FORM is an educational software prototype designed to encourage children's creative play with fundamental geometric shapes. This open-ended program is a creative tool that helps form a deep and lasting understanding of the beauty, elegance, and underlying unity of math, science, design, and nature. Through play with simple geometric shapes, children are introduced to: design and aesthetics (color, symmetry, pattern), geometry (shape, proportion, harmony), and physics (volume, gravity, movement). The hexagon grid interface invites players to create static and animated designs by changing the size, weight, color, position, gravity, animation, and sound of circles, squares, and triangles. Audio, animated clips, and graphic icons help pre-readers navigate through the program independently.

GollyGee Blocks: A 3D Modeler for Children
Contributor: Jonathan T. Blocksom, GollyGee Software, Inc.
GollyGee Blocks is a 3D modeling program for children. Children use it to stack, transform, color, and texture 3D objects in a 3D scene that can be viewed from any angle. Designed as an educational, open-ended creativity tool for 3D graphics, GollyGee Blocks is suitable for children in pre-school as well as sixth and seventh graders. Younger children can place blocks in the scene and experiment with coloring and texturing; older children can take advantage of the transformation tools and hierarchical modeling features to create complicated 3D scenes.

Interactive Animation as an Educational Tool in "Winter Dreams"
Contributor: Daria Tsoupikova, Syracuse University
This installation is a narrative-based game about the winter hibernation of a bear family. "Winter Dreams" is an experimental interactive multimedia project developed for kids aged 5-7. It teaches the following skills: object recognition, picture identification and matching, early math and problem solving, and creativity. The game consists of chain-style interfaces that require children to solve simple game tasks to earn rewards and move to the next interface. Simple text explanations at the bottom of the window, symbols, and animations help children to understand the task.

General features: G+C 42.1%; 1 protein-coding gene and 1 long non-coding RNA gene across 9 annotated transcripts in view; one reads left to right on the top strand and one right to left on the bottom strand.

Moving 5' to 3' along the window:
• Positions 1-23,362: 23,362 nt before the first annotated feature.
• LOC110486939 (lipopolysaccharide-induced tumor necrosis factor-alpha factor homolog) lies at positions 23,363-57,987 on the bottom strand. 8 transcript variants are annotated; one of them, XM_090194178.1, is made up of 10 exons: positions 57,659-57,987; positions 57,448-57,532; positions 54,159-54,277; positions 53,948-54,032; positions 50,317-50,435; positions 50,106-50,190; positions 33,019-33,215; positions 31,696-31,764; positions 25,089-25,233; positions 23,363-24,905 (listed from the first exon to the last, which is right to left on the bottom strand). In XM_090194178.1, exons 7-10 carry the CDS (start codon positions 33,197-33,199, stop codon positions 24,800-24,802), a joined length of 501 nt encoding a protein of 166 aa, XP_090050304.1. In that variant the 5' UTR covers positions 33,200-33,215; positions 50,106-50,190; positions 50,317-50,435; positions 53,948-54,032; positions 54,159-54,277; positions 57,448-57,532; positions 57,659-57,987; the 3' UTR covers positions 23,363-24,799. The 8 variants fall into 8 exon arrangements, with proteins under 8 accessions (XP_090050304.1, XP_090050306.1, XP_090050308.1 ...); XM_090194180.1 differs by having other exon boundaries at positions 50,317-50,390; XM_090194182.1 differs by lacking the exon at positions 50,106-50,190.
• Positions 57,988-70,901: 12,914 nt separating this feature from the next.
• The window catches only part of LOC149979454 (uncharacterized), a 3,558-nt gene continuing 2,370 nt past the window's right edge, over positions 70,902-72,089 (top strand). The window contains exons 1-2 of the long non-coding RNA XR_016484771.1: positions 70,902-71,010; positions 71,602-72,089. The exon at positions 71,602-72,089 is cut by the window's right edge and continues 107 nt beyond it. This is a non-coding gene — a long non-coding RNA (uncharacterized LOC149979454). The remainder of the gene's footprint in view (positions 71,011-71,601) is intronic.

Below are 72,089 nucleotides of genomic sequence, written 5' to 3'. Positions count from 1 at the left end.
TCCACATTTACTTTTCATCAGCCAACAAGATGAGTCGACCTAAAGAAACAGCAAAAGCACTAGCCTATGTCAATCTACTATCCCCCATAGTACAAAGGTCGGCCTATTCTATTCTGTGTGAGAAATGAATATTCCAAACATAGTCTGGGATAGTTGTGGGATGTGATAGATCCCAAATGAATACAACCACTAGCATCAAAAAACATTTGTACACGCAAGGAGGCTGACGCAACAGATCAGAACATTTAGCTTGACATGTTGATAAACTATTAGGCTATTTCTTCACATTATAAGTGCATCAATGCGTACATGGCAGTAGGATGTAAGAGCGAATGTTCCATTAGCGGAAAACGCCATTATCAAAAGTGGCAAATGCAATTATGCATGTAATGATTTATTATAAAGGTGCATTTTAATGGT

The ToyScout's Immersive Jukebox
Contributors: Christopher Stapleton, Linda Ellis, Brad Martin, Kirsten Kischuk, Shelley Brown, Elana Rubinfeld, Matthew Gerber, Peter Stepniewicz, John Culbertson, Paulius Micikevicius, Kristin Congdon, and Amy Hale, University of Central Florida
The Immersive Jukebox offers users a choice of musical experiences that explore various influences of African-American blues: traditional African music, spirituals, work songs, and others. Inspired by the curriculum of the International House of Blues Foundation's Blues SchoolHouse program, it introduces students and teachers to the music, art, and history of the blues and its cultural origins.

The Toy Scouts is a multidisciplinary research group of students, industry professionals, and research associates at the University of Central Florida that develops creative applications of virtual reality for play. The Toy Scouts were challenged with augmenting this curriculum with an affordable, mobile, highly interactive application of the material for K-12 children.

The Virtual Dig
Contributor: Robert Dunn, Arc Vertuel, Inc.
The Virtual Dig is an interactive adventure for young people that provides an educational experience in archaeology and historical architecture. The Web site was produced for the Israel Museum, in collaboration with museum archaeologists. This 3D computer graphic reconstruction and walk-through is based on the permanent TEL exhibition at the Israel Museum. A TEL is an archaeological mound. The recreated TEL at the museum is a composite of five different historical periods each represented by architectural remains that reflect characteristics of specific periods. The Virtual Dig Web site is a teaching tool that serves as a parallel educational resource for distance learning and for visitors to the museum who wish to understand the TEL exhibit in context and in depth.